Goals and Learning Outcomes

The John F. Reed Honors Program mission is to provide a close knit community of gifted and motivated student-scholars with exceptional opportunities for intellectual challenge, creative expression, cultural enrichment and personal growth through a program rich in multidisciplinary pedagogy.


Embracing Knowledge: The Honors Program challenges students to look beyond their own specialized field of study and broaden their knowledge by looking at issues and ideas from a variety of angles and perspectives.  They are then asked to share what they have learned with creative and well-constructed arguments.

Interdisciplinary Approaches: Students are asked to expand their own experiences by incorporating other disciplines in their exploration of ideas and problems.  In this way they learn how different disciplines affect each other in our global society.  Students develop the ability to express their own opinions and ideas in an academic and professional atmosphere.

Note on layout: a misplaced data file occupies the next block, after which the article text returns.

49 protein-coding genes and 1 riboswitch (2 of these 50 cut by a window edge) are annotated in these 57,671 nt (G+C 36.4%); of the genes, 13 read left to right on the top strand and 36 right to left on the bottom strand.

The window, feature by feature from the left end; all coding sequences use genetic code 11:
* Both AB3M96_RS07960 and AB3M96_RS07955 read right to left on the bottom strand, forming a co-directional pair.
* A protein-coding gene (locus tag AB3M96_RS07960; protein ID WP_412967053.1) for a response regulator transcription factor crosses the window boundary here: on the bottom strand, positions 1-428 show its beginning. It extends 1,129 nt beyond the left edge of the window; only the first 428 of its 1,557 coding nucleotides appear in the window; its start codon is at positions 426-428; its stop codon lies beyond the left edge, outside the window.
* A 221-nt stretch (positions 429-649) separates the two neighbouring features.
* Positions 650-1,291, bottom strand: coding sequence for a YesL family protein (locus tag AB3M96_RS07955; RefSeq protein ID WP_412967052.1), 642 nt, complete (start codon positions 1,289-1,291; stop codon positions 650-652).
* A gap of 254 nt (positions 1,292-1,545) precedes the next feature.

Intellectual Inquiry: Students learn a number of ways to approach research and pursue diverse topics.  They are challenged to look at issues that affect their own disciplines as well as local and global communities.  They are encouraged to use all types of sources in their pursuit of understanding.  Students complete an honors thesis requiring research that is more advanced than that expected in a typical undergraduate program.  The findings of this research are shared with the public in a formal presentation.

Community Scholarship and Service: Students learn what scholarship looks like outside of the academy.  Students are asked to participate in a number of extracurricular activities that will continue to challenge them well beyond the classroom dynamic.  These activities are intended to engage them in the community, encourage dialogue, and help develop strong, dependable, and creative citizens.

Learning Outcomes

  • Students will demonstrate advanced academic writing skills.
  • Students will be able to construct a sound argument.
  • Students will be able to articulate how scholars in a variety of disciplines approach research, both inside and outside the academy.
  • Students will incorporate at least one discipline outside their major(s) in their exploration of an idea or problem. 
  • Students will be able to present nuanced thinking in an effective oral and/or visual presentation.